Four mighty fangs adorned the corners of the top of Orthanc. The fangs had given the tower its name: Mount Fang. There was a second translation of the name: Cunning Mind. Appropriate, Saruman thought with a smile.
He commanded a view that not even the eagles could hope for. He could see for miles and miles in every direction. The peaks of the Misty Mountains to the north, the White Mountains in the south. Was it his imagination, or could he see the mountains of Mordor as well? The faint glow of Orodruin lit the southern sky.
Saruman shivered. Sauron was still alive and well, but he had not returned. Not yet. Orodruin would alert him as well as the rest of Arda when Sauron made Mordor his home once more.
Saruman looked back north. He could just barely make out the dull red slopes of Caradhras. Gandalf had once spoken to him about the mountain. Apparently it had foresight. The White Wizard had dismissed this, but then he recalled Orodruin. That mountain knew things as well. But the One Ring had been forged in its depths. Caradhras was merely home to a balrog.
Perhaps the balrog has leaked some magic into its roots, Saruman mused. An interesting course of study. Perhaps he should travel there while he waited…investigate.
Saruman gasped suddenly, the palantir nearly slipping from his grip. The thoughts had hardly been thought when black clouds began to gather around the peak of Caradhras.
The mountain is powerful, Saruman thought in astonishment. It can only speak when one is on it, but it can communicate its intentions other ways. I cannot go there. The mountain will not let me live if I do.
With a sigh, Saruman uncovered the palantir. It is said that one can only see through them, he thought. One may speak with other palantir as well, it is rumored, but not with anything else. Ah, but a Maia never used one. And not even Sauron has such skill as I in the art of magic.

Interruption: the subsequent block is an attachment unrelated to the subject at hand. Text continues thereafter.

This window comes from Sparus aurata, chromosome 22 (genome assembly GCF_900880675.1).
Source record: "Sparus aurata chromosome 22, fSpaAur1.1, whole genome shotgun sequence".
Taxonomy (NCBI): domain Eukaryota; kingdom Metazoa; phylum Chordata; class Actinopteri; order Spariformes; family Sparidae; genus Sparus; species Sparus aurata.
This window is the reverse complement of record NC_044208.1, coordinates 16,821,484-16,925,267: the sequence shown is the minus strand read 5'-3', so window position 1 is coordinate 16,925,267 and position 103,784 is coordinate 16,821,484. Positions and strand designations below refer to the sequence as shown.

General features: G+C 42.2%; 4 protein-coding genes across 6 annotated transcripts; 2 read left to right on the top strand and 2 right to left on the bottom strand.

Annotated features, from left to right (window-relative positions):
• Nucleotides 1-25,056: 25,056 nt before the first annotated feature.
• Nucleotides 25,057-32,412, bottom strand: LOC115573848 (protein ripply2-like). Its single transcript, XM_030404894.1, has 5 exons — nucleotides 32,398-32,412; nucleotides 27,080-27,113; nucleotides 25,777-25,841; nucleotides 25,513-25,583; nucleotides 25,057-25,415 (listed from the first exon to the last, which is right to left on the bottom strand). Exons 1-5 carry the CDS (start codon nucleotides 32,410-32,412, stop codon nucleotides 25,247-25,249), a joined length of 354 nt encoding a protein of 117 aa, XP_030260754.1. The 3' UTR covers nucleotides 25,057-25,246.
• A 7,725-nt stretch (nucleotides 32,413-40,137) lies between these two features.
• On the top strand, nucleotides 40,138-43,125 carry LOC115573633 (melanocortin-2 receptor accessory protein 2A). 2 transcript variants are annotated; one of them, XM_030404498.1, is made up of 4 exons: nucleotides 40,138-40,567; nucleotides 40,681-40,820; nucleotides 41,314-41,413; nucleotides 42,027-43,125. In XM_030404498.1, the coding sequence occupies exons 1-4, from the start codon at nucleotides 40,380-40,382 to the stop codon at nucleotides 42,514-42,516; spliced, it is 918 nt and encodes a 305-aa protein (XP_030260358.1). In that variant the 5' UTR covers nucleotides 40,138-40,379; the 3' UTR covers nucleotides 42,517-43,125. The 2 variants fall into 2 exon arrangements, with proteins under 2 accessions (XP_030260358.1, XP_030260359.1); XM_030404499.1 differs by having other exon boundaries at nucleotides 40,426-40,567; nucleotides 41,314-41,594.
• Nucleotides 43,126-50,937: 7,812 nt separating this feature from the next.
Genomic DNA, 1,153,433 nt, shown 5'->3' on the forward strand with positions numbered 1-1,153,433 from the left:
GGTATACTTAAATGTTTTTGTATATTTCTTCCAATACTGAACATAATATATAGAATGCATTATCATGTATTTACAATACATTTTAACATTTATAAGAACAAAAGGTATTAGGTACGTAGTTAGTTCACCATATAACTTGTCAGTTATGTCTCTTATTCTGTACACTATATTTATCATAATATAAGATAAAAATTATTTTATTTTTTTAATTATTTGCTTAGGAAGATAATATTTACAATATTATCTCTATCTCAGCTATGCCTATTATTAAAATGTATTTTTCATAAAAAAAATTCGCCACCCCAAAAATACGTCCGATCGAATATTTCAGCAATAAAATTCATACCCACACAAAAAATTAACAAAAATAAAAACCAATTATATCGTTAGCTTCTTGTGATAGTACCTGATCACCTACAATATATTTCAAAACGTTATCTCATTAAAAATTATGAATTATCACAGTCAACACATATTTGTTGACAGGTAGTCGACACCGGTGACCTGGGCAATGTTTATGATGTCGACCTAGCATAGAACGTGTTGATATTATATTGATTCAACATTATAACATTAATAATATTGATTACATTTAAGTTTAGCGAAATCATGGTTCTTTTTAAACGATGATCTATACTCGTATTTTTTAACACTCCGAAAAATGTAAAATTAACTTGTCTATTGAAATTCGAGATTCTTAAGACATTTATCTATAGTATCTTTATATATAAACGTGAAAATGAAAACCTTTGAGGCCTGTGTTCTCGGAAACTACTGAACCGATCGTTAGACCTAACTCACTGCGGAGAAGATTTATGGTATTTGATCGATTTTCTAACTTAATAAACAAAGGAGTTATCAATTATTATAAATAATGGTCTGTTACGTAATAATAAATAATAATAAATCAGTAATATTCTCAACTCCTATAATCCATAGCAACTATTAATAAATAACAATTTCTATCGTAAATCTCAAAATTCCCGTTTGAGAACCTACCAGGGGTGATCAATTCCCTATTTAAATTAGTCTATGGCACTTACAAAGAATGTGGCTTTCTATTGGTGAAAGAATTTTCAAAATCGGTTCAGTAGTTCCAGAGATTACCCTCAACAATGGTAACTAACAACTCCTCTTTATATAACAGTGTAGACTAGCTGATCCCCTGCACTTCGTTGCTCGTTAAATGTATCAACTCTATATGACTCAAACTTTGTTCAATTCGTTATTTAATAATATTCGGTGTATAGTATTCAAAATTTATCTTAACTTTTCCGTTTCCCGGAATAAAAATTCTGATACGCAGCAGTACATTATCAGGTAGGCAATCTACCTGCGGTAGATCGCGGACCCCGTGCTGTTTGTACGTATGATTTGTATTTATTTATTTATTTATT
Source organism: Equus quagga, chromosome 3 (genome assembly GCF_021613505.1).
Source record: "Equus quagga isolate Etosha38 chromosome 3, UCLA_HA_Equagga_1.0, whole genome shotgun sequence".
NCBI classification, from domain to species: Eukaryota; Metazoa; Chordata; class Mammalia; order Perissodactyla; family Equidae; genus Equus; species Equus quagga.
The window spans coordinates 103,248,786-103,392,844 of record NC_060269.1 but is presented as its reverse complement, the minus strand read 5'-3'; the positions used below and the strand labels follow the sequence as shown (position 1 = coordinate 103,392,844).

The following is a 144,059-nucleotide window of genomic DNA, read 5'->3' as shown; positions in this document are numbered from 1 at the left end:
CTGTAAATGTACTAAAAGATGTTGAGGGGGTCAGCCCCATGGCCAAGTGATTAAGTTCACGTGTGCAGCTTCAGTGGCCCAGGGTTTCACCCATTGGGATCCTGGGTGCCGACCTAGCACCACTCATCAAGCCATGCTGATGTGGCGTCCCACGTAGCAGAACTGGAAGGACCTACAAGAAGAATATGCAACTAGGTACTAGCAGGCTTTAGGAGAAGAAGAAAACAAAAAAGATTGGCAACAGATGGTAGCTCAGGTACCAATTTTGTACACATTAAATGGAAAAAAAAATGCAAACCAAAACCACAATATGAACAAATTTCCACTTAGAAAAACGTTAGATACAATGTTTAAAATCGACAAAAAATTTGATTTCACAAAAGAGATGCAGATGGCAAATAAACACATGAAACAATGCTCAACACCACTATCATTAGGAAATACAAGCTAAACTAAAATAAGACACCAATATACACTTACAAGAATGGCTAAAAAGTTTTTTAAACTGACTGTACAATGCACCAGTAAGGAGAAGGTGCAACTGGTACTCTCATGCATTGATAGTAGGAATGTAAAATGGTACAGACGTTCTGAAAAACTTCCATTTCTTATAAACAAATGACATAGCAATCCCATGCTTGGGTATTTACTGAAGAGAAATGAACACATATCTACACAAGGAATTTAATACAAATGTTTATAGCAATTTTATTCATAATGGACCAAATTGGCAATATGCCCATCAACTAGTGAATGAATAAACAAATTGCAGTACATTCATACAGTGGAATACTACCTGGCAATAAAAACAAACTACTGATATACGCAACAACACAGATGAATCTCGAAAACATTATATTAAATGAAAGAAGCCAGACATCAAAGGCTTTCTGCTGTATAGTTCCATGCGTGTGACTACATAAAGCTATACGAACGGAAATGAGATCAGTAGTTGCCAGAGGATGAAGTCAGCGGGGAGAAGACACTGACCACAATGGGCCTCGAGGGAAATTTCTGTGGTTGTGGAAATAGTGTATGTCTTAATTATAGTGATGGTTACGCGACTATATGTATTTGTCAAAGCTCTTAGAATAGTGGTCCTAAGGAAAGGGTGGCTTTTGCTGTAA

A foolish claim, for the Dark Lord had been a Maia of Aule in his early days, and he had forged the One Ring, a vessel of nigh unlimited power. Still, Saruman had seen the creation of the palantir. He had spoken with Feanor himself on the subject. There was not anyone living in Arda that could use the orb better than him.
Taking the palantir in both his hands, Saruman focused all his will on it. Colors swirled, but he did not get dizzy or disoriented.
The power of the mightiest of the Istari, backed by the power of Orthanc itself! Shapes appeared in the orb. They were shambling, ugly, hideous shapes. They laughed and snarled. Filthy orcs.
Saruman's mind traveled quickly through the orcs' den, finally finding the one he wanted.
You, he thought, and bent all his malice, all his power on it.
The orc stumbled and staggered into a wall. It growled and clutched at its head as Saruman broke into its mind.
I will let you go, the White Wizard promised the howling orc. But you must do something for me.
Get out of my head, wizard! the orc screamed. Its true, spoken voice was guttural and deep, but its soul's voice carried hints – echoes – of the elf it had been. This was an old orc indeed. Saruman wished he could take the beast back to Isengard for study rather than sacrifice it.
But the sacrifice was necessary. It would set everything up. And then everything would fall, tumbling into oblivion. And Saruman would be the last man standing.
A dwarf is coming, Saruman warned. He is at your gates.
We will kill him!
No! That is not enough.
The orc was puzzled and its determination to drive Saruman from its head wavered, letting the wizard dig deeper in.
Mangle the body, Saruman hissed. Gouge his eyes out, cut off his beard. And put some coins of little worth in his mouth.
Why would I do that? the orc demanded.
Because I told you to.
Confident that the orc's mind had been suitably impressed, Saruman withdrew. The palantir fell from his hands and began to roll across the top of Orthanc. Cursing, Saruman chased after it, seizing it just before it fell over the edge.
His plan had worked, he knew. The orc would desecrate the dwarf's body. The dwarves would be incensed.
And the world would fall.